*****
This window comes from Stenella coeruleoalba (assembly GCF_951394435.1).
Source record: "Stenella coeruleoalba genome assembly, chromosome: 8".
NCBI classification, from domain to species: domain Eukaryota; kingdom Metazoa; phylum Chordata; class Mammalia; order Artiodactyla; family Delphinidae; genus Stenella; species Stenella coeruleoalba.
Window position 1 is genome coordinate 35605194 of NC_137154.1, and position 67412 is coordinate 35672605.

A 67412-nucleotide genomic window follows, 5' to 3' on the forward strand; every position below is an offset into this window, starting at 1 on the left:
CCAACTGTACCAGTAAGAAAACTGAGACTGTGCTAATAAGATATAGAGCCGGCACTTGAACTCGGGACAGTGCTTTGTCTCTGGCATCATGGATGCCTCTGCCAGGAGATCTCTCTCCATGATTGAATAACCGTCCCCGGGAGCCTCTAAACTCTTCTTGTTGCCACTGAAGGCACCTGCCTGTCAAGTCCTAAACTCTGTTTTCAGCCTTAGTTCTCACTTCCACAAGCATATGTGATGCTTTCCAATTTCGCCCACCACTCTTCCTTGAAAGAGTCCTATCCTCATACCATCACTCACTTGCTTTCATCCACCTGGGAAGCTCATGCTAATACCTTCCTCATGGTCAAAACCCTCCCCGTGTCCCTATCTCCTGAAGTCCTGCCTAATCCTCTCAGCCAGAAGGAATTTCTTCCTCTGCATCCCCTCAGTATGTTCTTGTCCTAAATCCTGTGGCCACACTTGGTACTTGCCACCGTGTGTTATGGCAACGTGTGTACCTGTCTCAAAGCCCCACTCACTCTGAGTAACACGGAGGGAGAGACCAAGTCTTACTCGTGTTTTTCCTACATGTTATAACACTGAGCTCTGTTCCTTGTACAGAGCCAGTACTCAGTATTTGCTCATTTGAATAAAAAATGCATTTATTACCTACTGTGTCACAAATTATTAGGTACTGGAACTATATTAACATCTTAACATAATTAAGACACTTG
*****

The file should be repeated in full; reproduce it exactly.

This window comes from Stenella coeruleoalba (assembly GCF_951394435.1).
Source record: "Stenella coeruleoalba genome assembly, chromosome: 8".
NCBI classification, from domain to species: domain Eukaryota; kingdom Metazoa; phylum Chordata; class Mammalia; order Artiodactyla; family Delphinidae; genus Stenella; species Stenella coeruleoalba.
Window position 1 is genome coordinate 35605194 of NC_137154.1, and position 67412 is coordinate 35672605.

A 67412-nucleotide genomic window follows, 5' to 3' on the forward strand; every position below is an offset into this window, starting at 1 on the left:
CCAACTGTACCAGTAAGAAAACTGAGACTGTGCTAATAAGATATAGAGCCGGCACTTGAACTCGGGACAGTGCTTTGTCTCTGGCATCATGGATGCCTCTGCCAGGAGATCTCTCTCCATGATTGAATAACCGTCCCCGGGAGCCTCTAAACTCTTCTTGTTGCCACTGAAGGCACCTGCCTGTCAAGTCCTAAACTCTGTTTTCAGCCTTAGTTCTCACTTCCACAAGCATATGTGATGCTTTCCAATTTCGCCCACCACTCTTCCTTGAAAGAGTCCTATCCTCATACCATCACTCACTTGCTTTCATCCACCTGGGAAGCTCATGCTAATACCTTCCTCATGGTCAAAACCCTCCCCGTGTCCCTATCTCCTGAAGTCCTGCCTAATCCTCTCAGCCAGAAGGAATTTCTTCCTCTGCATCCCCTCAGTATGTTCTTGTCCTAAATCCTGTGGCCACACTTGGTACTTGCCACCGTGTGTTATGGCAACGTGTGTACCTGTCTCAAAGCCCCACTCACTCTGAGTAACACGGAGGGAGAGACCAAGTCTTACTCGTGTTTTTCCTACATGTTATAACACTGAGCTCTGTTCCTTGTACAGAGCCAGTACTCAGTATTTGCTCATTTGAATAAAAAATGCATTTATTACCTACTGTGTCACAAATTATTAGGTACTGGAACTATATTAACATCTTAACATAATTAAGACACTTG